Other Medical Conditions

CT has been tested in other medically ill patient populations, with outcomes such as improved adjustment to illness, increased ability to cope with stress, and better health-related quality of life. Few studies have tested the efficacy of CT for comorbid depression in a defined medical illness. For example, the Lustman et al. (1998b) study described earlier is so far the only published trial of CT for depression in patients with diabetes.

Most of the clinical trials published so far have been small, single-site studies, and only some have demonstrated favorable outcomes. In one study, for example, stroke patients were randomly assigned to 10 sessions of CT, an attention control intervention, or usual care. No significant differences were found on posttreatment measures of depression, functional status, or satisfaction with care (Lincoln & Flannaghan, 2003). Sharpe et al. (2001) randomly assigned patients with arthritis to eight sessions of CT or to usual care. The CT group scored significantly lower on the Hospital Anxiety and Depression Scale (HADS) at 6 months. In contrast, Parker et al. (2003) reported that a combination of CT and antidepressants for depression in patients with arthritis was not more efficacious than antidepressants alone.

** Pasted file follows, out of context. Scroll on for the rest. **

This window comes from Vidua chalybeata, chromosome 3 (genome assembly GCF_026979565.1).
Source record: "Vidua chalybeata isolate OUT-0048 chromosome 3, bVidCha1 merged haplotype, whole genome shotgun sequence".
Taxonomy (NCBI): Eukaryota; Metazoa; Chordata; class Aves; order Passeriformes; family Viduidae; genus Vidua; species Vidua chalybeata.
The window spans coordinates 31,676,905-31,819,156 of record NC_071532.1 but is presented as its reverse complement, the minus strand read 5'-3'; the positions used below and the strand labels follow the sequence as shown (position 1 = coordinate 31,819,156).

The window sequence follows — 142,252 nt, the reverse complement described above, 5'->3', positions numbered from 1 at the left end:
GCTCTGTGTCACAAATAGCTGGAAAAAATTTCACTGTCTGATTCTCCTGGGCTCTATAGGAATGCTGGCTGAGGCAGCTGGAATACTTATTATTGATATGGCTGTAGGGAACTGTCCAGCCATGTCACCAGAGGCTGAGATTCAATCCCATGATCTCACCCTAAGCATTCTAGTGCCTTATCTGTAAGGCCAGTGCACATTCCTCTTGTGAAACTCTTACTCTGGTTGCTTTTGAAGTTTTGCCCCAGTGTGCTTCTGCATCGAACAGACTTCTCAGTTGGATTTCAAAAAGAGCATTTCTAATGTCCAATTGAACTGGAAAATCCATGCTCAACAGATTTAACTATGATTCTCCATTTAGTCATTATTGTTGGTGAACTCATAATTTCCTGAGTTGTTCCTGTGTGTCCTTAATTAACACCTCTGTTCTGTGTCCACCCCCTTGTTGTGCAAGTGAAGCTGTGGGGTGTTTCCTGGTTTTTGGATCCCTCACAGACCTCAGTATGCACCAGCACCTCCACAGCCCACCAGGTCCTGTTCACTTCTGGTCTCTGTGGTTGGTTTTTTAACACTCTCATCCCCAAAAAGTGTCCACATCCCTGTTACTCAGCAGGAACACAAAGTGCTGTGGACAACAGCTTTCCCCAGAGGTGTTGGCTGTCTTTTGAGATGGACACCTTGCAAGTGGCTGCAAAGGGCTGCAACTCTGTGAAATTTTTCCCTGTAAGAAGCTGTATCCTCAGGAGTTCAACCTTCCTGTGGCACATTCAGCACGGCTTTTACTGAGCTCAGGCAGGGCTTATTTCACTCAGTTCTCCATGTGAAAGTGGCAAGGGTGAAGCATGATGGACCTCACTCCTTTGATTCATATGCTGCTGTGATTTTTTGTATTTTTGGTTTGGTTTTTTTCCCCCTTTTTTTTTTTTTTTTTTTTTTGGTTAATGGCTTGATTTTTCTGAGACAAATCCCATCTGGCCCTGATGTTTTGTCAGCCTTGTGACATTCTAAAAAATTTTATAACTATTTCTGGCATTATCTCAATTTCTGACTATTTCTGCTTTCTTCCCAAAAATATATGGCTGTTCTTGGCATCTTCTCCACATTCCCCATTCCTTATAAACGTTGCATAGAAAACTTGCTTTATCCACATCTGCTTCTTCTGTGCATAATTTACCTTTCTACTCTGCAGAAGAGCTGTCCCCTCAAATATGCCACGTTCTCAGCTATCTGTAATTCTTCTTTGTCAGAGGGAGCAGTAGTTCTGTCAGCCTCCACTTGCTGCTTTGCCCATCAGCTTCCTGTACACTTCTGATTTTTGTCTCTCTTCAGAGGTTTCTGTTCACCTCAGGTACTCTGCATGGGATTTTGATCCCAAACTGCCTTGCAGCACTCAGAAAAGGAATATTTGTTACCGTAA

Given et al. (2004) randomly assigned patients with malignant tumors who were undergoing chemotherapy to a 10 sessions of CT or to usual care. Severely depressed patients derived greater benefit from CT than those who were mildly depressed. In contrast, Trask, Paterson, Griffith, Riba, and Schwartz (2003) randomized patients with malignant melanoma to four sessions of CT or to a control group. There were no significant differences in emotional distress on the posttreatment outcome assessments.

Mohr et al. (2000,2001) conducted a series of small treatment trials for depression in patients with multiple sclerosis. In one study, patients were randomly assigned to 8 weeks of telephone-administered CT or to usual care. Posttreatment scores on the Profile of Mood States Depression subscale were significantly lower in the CT group than the control group (Mohr et al., 2000). In another study, patients were randomly assigned to 16 weeks of CT, supportive-expressive group therapy, or sertraline. Patients who had received CT or sertraline were significantly less depressed at the post-treatment assessment than those who had received supportive therapy (Mohr et al., 2001).

Finally, in a large, randomized trial, Simon et al. (2004), compared telephone-administered CT combined with case management, case management alone, and usual care for primary care patients who were starting antidepressant therapy. Depression outcomes were significantly better in the CT plus case management group than in the usual care group.

Anxiety and Depression 101

Anxiety and Depression 101

Everything you ever wanted to know about. We have been discussing depression and anxiety and how different information that is out on the market only seems to target one particular cure for these two common conditions that seem to walk hand in hand.

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